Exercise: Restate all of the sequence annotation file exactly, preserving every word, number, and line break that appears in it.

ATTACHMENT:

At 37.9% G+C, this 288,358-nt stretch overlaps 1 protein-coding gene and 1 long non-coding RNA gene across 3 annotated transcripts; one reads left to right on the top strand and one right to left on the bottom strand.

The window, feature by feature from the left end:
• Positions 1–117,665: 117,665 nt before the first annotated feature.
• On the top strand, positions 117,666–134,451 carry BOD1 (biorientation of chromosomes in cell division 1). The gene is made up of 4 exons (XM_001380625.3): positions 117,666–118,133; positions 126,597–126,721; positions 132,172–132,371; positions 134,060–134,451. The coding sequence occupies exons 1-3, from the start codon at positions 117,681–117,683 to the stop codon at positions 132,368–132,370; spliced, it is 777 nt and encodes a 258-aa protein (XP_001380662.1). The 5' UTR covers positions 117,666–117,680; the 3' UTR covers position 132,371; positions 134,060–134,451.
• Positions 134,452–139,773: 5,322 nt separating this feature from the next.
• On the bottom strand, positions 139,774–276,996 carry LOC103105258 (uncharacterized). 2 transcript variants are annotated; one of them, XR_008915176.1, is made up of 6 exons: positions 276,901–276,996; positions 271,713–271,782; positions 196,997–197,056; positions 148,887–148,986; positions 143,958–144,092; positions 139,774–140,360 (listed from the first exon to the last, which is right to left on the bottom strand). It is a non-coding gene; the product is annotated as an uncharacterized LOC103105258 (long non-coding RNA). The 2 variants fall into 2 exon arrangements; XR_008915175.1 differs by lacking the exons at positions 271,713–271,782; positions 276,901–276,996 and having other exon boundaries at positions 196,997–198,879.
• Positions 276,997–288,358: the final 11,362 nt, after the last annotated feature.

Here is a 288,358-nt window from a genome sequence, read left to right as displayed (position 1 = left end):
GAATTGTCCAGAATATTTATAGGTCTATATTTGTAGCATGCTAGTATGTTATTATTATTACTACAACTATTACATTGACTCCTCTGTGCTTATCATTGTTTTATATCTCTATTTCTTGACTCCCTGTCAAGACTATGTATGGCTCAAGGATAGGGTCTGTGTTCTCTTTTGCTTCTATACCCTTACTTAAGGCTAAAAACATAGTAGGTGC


At 37.9% G+C, this 288,358-nt stretch overlaps 1 protein-coding gene and 1 long non-coding RNA gene across 3 annotated transcripts; one reads left to right on the top strand and one right to left on the bottom strand.

The window, feature by feature from the left end:
• Positions 1–117,665: 117,665 nt before the first annotated feature.
• On the top strand, positions 117,666–134,451 carry BOD1 (biorientation of chromosomes in cell division 1). The gene is made up of 4 exons (XM_001380625.3): positions 117,666–118,133; positions 126,597–126,721; positions 132,172–132,371; positions 134,060–134,451. The coding sequence occupies exons 1-3, from the start codon at positions 117,681–117,683 to the stop codon at positions 132,368–132,370; spliced, it is 777 nt and encodes a 258-aa protein (XP_001380662.1). The 5' UTR covers positions 117,666–117,680; the 3' UTR covers position 132,371; positions 134,060–134,451.
• Positions 134,452–139,773: 5,322 nt separating this feature from the next.
• On the bottom strand, positions 139,774–276,996 carry LOC103105258 (uncharacterized). 2 transcript variants are annotated; one of them, XR_008915176.1, is made up of 6 exons: positions 276,901–276,996; positions 271,713–271,782; positions 196,997–197,056; positions 148,887–148,986; positions 143,958–144,092; positions 139,774–140,360 (listed from the first exon to the last, which is right to left on the bottom strand). It is a non-coding gene; the product is annotated as an uncharacterized LOC103105258 (long non-coding RNA). The 2 variants fall into 2 exon arrangements; XR_008915175.1 differs by lacking the exons at positions 271,713–271,782; positions 276,901–276,996 and having other exon boundaries at positions 196,997–198,879.
• Positions 276,997–288,358: the final 11,362 nt, after the last annotated feature.

Here is a 288,358-nt window from a genome sequence, read left to right as displayed (position 1 = left end):
GAATTGTCCAGAATATTTATAGGTCTATATTTGTAGCATGCTAGTATGTTATTATTATTACTACAACTATTACATTGACTCCTCTGTGCTTATCATTGTTTTATATCTCTATTTCTTGACTCCCTGTCAAGACTATGTATGGCTCAAGGATAGGGTCTGTGTTCTCTTTTGCTTCTATACCCTTACTTAAGGCTAAAAACATAGTAGGTGC